Mapping of putative virulence motifs on infectious ...
|Title||Mapping of putative virulence motifs on infectious salmon anemia virus surface glycoprotein genes|
|Author(s)||F. Kibenge, M. Kibenge, Y. Wang, B. Qian, S. Hariharan, S. McGeachy|
|Journal||Journal of General Virology|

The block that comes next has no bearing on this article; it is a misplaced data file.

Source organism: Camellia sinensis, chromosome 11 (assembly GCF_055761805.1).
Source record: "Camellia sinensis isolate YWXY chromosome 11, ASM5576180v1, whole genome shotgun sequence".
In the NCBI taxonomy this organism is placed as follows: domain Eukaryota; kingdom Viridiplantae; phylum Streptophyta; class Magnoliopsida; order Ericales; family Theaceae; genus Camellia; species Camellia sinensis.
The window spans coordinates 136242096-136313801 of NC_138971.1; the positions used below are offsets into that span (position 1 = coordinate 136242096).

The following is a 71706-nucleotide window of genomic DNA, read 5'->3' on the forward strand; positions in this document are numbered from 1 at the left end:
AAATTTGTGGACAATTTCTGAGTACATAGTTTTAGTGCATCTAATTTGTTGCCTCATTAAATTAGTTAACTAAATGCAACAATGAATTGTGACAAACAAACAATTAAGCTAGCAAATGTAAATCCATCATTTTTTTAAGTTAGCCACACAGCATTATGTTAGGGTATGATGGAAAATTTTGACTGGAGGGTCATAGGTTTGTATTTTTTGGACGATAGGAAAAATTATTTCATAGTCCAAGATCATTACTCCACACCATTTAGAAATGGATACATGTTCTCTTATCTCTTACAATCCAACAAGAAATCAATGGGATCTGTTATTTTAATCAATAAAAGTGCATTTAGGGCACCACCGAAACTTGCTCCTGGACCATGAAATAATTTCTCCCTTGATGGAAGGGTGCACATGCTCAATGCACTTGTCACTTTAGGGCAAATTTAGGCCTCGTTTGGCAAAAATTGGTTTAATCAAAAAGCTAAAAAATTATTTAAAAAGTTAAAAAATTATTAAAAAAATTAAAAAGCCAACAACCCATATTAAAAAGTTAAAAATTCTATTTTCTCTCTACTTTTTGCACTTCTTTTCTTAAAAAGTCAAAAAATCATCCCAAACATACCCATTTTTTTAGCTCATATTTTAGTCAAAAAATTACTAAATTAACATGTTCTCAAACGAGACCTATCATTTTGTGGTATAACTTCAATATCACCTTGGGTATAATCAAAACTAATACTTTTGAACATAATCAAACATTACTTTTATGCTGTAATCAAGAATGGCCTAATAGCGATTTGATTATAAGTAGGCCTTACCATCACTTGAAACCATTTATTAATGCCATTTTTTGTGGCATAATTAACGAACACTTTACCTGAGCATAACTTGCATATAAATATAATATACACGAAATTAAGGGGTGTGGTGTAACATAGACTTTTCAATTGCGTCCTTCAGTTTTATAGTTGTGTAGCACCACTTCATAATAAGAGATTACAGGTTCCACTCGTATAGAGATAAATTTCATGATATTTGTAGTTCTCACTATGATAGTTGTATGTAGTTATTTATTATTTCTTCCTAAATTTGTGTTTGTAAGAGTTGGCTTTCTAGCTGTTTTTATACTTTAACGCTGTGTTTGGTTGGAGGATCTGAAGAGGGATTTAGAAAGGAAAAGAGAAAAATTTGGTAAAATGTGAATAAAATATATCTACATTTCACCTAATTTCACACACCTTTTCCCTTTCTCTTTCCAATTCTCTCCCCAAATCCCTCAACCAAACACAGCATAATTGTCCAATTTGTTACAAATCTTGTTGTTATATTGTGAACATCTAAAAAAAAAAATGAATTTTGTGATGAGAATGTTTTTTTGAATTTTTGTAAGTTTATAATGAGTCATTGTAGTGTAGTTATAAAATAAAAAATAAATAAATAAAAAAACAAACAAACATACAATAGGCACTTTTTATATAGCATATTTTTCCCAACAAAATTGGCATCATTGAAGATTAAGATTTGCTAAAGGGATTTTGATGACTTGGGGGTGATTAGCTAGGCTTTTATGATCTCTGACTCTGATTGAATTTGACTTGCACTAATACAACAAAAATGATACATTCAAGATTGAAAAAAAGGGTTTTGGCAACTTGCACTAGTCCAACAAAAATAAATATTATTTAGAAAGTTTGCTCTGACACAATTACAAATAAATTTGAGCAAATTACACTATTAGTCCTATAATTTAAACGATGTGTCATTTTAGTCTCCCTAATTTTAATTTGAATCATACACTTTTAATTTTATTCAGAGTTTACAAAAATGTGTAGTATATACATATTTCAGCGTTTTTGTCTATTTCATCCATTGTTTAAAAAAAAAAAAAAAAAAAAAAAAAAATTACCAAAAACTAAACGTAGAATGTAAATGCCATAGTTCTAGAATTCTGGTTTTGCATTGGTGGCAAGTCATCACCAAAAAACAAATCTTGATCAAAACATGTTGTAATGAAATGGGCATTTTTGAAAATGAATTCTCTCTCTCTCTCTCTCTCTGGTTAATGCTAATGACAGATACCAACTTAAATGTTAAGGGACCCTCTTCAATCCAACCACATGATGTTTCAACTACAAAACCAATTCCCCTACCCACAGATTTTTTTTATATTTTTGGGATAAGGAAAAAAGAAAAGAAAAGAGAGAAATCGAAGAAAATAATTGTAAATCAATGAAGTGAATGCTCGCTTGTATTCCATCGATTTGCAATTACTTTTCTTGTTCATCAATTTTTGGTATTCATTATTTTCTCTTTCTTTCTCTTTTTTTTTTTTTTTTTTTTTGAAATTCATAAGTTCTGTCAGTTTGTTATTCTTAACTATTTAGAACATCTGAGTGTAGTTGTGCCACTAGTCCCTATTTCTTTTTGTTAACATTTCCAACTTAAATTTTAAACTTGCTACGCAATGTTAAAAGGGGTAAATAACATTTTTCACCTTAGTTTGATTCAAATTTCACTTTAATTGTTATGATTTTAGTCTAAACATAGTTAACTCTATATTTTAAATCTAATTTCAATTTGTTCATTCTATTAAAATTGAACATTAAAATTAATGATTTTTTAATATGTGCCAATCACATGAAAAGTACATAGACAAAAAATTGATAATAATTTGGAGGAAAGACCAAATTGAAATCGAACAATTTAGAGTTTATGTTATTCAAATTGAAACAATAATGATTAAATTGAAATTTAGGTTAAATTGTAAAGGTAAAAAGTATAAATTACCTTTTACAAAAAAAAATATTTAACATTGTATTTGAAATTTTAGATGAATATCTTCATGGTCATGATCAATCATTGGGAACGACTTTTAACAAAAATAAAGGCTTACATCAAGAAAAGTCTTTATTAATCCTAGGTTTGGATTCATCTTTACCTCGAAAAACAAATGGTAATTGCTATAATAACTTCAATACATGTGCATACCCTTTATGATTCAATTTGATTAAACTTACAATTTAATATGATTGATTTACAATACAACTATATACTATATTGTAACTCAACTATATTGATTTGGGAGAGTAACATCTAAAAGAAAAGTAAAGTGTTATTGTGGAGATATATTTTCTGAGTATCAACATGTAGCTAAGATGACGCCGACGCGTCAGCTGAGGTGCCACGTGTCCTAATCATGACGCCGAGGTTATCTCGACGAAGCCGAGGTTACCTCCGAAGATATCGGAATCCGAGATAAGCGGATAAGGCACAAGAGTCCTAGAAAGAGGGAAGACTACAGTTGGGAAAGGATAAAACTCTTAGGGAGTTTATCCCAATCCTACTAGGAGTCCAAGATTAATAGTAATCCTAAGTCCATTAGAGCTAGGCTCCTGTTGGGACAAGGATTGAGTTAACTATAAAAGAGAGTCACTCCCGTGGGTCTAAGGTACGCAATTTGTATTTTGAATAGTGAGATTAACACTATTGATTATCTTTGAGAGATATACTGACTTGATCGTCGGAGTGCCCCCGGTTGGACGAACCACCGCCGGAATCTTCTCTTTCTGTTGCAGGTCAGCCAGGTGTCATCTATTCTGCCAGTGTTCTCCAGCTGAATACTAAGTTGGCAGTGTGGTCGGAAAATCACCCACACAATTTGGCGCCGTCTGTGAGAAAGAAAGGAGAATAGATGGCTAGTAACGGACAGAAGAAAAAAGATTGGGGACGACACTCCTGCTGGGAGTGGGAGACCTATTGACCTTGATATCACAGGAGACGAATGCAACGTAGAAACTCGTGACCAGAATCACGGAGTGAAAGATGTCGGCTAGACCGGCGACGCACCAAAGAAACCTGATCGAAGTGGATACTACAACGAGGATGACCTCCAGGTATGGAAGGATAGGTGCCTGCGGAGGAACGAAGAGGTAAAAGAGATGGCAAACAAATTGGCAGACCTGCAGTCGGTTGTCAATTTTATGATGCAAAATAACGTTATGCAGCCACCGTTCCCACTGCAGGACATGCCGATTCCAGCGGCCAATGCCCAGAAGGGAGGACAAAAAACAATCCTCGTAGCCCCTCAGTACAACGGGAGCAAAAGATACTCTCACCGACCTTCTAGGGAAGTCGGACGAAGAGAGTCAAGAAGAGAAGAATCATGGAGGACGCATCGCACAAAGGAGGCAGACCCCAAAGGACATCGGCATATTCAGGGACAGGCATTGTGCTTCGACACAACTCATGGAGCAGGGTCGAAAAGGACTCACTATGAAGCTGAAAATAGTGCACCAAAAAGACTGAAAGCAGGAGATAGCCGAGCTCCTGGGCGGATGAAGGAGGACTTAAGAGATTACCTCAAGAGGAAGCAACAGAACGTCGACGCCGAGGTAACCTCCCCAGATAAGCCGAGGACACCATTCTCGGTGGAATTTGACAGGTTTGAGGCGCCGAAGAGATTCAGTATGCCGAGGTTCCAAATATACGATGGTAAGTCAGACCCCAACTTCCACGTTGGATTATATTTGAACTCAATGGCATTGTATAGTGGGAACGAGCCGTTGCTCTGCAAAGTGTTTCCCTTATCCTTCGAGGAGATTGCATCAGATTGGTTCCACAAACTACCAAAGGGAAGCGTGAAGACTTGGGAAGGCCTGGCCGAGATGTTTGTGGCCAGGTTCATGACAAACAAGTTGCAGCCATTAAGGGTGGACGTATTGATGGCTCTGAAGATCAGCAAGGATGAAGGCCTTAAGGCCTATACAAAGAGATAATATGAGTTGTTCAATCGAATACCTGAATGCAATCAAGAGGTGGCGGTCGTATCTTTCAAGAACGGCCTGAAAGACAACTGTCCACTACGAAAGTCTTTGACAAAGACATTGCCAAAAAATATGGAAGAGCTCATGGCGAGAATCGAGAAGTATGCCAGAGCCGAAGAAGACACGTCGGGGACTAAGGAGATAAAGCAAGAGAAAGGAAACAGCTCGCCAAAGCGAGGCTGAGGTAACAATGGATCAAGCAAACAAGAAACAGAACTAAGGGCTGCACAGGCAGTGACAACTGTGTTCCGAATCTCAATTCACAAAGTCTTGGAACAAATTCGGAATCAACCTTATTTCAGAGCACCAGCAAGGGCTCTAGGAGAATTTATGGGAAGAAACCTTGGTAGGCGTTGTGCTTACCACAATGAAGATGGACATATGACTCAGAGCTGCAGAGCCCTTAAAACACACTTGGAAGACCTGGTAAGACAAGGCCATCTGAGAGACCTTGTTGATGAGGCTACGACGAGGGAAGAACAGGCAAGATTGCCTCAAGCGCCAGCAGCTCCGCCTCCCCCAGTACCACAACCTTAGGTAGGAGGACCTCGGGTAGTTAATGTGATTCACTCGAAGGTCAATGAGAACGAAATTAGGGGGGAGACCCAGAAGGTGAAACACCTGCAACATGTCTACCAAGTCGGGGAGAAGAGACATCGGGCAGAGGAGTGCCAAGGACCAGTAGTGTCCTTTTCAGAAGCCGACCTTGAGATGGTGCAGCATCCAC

|Abstract||Infectious salmon anemia virus (ISAV) is classified in the genus Isavirus of the family Orthomyxoviridae. Although virulence variation of ISAV can be demonstrated experimentally in fish, virus strain identification is ambiguous because the correlates of pathogenicity and/or antigenicity of ISAV are not well defined. Thirteen ISAV isolates characterized for their ability to kill fish were used to search for markers of virulence on the virus surface glycoprotein genes-, haemagglutinin-esterase (HE) and fusion (F) protein genes. A single amino acid change N-164 D in the putative globular head of the HE protein, and a deletion/insertion of <= 13 aa with the presence of a specific Motif (FNT354)-F-352. in the highly polymorphic region spanning residues V-337 to M-372 in the HE protein stalk, in combination with a specific Motif (YP266)-Y-265 very close to the trypsin-cleavage site (267)RA/G(268) of the precursor F-o protein were correlated with reduced cytopathogenicity and reduced virulence for Atlantic salmon. Phylogenetic analysis suggests that the original ancestral ISAV was virulent. The virulence of the North American genotype has not changed much, whereas the European genotype evolved into two genogroups, the real-European genogroup that is still virulent and the European-in-North America genogroup, which is of lower virulence. A novel phylogenetic software program, BACKTRACK, estimated that the North American and European genotypes diverged between 1879 and 1891, whereas the European-in-North America genogroup diverged from the real-European genogroup between 1976 and 1988. This direction of evolution supports insertion of specific motifs in the HE protein, resulting in ISAV attenuation.|
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